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Friday Fiction: Drommedaris

Dromedaris

Image courtesy of: http://www.flickriver.com

Their history was wrong.

Their stories embellished.

Their paintings falsified.

We stood atop our mountain, one we had christened Dragon’s Back, for the craggy mountain that stretched into the sea. They called it the Cape of Good Hope.

“Baba.” The young boy spoke.

“Yes son.”

“Those ships are coming closer. It is as the great bronze Kudu foretold.”

“Yes.” He turned towards the boy; his greying brows furrowed. “Prepare the people.”

“Yes baba.”

***

The bronze Kudu stood against the cavern entrance gleaming in the morning sun. Stone gears spun gradually below the structure, pushing the great god back into its sanctuary. The boy gained the attention of the villagers with a sharp tap of his golden scepter on the cold mountain floor; the ruby gem at the tip shone against their eyes.

“As the great Kudu  foretold,” the boy began. Although young, his voice carried across the congregation, “our visitors will arrive within the setting of two suns upon this great land.” The murmurs were soft. They had all seen the large ships drifting towards them from afar.

“Great prince, are we to hide?”A voice asked. The boy cast cold eyes at the speaker.

“We are not hiding, merely keeping our technology hidden. We do not know who they are or what they want, but we have foreseen the destruction our weapons will weave across our sacred land in their hands.”

“And what destruction will they weave with their weapons?” Another asked.

“Plenty still.” the boy’s eyes softened. He placed a closed fist over his heart. The horns of the kudu were etched on the bronze plate that fell over his shoulders and draped to his chest.

“I fear for you. The bronze and gold monstrosities they will build from our primitive work will be…” he sighed. The people could see the fear blaze in the young prince’s eyes; they felt a stirring of that fear themselves.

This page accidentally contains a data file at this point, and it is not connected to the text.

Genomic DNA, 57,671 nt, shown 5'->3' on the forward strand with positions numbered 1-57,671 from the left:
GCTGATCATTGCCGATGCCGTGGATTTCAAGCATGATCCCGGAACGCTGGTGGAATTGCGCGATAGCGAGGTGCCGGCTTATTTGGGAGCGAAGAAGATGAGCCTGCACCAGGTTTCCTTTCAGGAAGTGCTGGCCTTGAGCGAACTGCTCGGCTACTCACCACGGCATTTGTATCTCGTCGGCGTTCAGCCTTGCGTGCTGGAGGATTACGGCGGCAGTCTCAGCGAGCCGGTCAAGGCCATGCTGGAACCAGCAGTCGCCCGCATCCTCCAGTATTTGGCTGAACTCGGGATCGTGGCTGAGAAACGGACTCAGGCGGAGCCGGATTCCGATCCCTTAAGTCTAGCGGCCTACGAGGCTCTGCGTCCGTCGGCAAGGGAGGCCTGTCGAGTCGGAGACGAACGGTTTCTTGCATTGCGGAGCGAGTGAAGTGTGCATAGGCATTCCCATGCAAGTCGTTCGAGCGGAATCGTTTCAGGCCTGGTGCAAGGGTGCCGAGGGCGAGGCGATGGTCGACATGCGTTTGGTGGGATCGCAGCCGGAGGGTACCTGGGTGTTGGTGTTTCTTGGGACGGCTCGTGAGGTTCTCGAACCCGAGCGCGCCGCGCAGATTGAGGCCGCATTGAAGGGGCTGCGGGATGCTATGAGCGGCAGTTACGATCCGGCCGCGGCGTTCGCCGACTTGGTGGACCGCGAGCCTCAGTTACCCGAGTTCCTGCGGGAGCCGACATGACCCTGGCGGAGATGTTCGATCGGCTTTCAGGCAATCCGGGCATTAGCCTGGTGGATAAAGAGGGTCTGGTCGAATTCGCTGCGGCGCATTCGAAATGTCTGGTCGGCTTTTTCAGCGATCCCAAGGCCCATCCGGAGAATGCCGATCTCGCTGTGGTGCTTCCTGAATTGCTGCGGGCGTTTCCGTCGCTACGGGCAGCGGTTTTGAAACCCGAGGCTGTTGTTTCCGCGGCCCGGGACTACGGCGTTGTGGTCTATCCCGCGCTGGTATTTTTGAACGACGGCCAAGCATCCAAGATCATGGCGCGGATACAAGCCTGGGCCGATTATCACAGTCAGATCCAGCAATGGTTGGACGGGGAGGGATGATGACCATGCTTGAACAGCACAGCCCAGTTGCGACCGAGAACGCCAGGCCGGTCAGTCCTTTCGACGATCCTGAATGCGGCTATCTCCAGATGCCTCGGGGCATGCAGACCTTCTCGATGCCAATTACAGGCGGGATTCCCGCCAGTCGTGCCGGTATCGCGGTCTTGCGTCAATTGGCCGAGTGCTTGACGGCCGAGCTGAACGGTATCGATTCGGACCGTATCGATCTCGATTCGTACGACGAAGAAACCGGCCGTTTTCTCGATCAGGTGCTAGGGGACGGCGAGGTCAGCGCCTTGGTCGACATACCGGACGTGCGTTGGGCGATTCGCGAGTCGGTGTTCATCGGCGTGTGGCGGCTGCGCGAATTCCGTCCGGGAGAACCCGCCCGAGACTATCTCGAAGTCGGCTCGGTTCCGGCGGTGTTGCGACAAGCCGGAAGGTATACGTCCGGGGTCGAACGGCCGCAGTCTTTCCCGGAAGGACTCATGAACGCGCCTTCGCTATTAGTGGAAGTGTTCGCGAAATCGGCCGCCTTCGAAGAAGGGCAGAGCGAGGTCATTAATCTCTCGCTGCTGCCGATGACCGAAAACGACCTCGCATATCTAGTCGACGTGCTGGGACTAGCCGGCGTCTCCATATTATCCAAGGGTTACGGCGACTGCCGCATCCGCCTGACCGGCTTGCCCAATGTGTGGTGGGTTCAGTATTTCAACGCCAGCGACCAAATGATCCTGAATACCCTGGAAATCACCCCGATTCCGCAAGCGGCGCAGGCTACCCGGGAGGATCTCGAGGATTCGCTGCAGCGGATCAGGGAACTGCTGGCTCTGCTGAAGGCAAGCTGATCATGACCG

“We cannot bestow our secrets and knowledge to them. I beg of you.” his eyes swept over his people. Barely past thirteen summers he hoped to never become the king the Shaman foresaw. He pulled his chest plate over his head and held it in his hands. He was now like the rest of his people. When they saw this, they fell to their knees and let their bronze mechanisms fall from their arms and legs. It was the end of an era.

***

The dark waters swept the reflected stars back and forth across its glistening surface. A distorted mirror reflecting distorted hearts. Hidden from sight under a reflective boat, traitors glided from the approaching ships towards the coast. Towards what they had already started calling the Cape of Good Hope.

***

On 24 December 1651, accompanied by his wife and son, Jan van Riebeeck set off from Texel in The Netherlands for the Cape of Good Hope. Van Riebeeck had signed a contract with the Dutch East India Company (VOC) to oversee the setting up of a refreshment station to supply Dutch ships on their way to the East. Sailing on the Dromedaris with two other ships, the Rejiger and De Goede Hoop, Van Riebeeck was accompanied by 82 men and 8 women.

http://www.sahistory.org.za/topic/arrival-jan-van-riebeeck-cape-6-april-1652


Hope you enjoyed my little tale. Can you guess what’s going to happen next?

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About Nthato Morakabi

Nthato Morakabi is a South African published author. He has short stories appearing in both international and local anthologies, and has published his first book, Beneath the Wax, which opens his three-part novella series "Wax". He is an avid reader, blogger and writer.

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